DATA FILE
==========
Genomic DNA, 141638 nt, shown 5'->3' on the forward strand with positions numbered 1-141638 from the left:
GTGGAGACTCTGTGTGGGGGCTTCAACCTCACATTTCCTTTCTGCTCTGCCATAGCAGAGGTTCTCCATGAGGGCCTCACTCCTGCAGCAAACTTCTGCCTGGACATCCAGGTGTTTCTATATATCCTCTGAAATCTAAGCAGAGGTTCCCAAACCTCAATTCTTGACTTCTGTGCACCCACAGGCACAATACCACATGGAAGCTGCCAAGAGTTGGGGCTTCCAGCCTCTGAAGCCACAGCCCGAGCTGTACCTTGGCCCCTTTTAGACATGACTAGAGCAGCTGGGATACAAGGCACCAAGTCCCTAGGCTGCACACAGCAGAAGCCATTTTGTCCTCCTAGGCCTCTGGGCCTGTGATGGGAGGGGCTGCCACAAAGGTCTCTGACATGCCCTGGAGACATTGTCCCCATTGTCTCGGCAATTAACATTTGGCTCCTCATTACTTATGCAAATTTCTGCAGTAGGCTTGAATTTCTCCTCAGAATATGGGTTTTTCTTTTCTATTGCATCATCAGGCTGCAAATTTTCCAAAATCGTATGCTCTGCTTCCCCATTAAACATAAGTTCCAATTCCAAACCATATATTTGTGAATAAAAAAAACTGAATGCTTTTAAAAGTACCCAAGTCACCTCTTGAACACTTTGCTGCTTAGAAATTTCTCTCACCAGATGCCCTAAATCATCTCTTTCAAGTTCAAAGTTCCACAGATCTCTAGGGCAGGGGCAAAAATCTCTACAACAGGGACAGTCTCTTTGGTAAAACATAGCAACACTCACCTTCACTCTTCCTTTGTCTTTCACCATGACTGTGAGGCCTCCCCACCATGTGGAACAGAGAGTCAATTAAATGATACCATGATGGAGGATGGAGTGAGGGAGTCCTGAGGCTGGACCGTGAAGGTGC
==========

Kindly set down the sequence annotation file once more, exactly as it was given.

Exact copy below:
Genomic DNA, 141638 nt, shown 5'->3' on the forward strand with positions numbered 1-141638 from the left:
GTGGAGACTCTGTGTGGGGGCTTCAACCTCACATTTCCTTTCTGCTCTGCCATAGCAGAGGTTCTCCATGAGGGCCTCACTCCTGCAGCAAACTTCTGCCTGGACATCCAGGTGTTTCTATATATCCTCTGAAATCTAAGCAGAGGTTCCCAAACCTCAATTCTTGACTTCTGTGCACCCACAGGCACAATACCACATGGAAGCTGCCAAGAGTTGGGGCTTCCAGCCTCTGAAGCCACAGCCCGAGCTGTACCTTGGCCCCTTTTAGACATGACTAGAGCAGCTGGGATACAAGGCACCAAGTCCCTAGGCTGCACACAGCAGAAGCCATTTTGTCCTCCTAGGCCTCTGGGCCTGTGATGGGAGGGGCTGCCACAAAGGTCTCTGACATGCCCTGGAGACATTGTCCCCATTGTCTCGGCAATTAACATTTGGCTCCTCATTACTTATGCAAATTTCTGCAGTAGGCTTGAATTTCTCCTCAGAATATGGGTTTTTCTTTTCTATTGCATCATCAGGCTGCAAATTTTCCAAAATCGTATGCTCTGCTTCCCCATTAAACATAAGTTCCAATTCCAAACCATATATTTGTGAATAAAAAAAACTGAATGCTTTTAAAAGTACCCAAGTCACCTCTTGAACACTTTGCTGCTTAGAAATTTCTCTCACCAGATGCCCTAAATCATCTCTTTCAAGTTCAAAGTTCCACAGATCTCTAGGGCAGGGGCAAAAATCTCTACAACAGGGACAGTCTCTTTGGTAAAACATAGCAACACTCACCTTCACTCTTCCTTTGTCTTTCACCATGACTGTGAGGCCTCCCCACCATGTGGAACAGAGAGTCAATTAAATGATACCATGATGGAGGATGGAGTGAGGGAGTCCTGAGGCTGGACCGTGAAGGTGC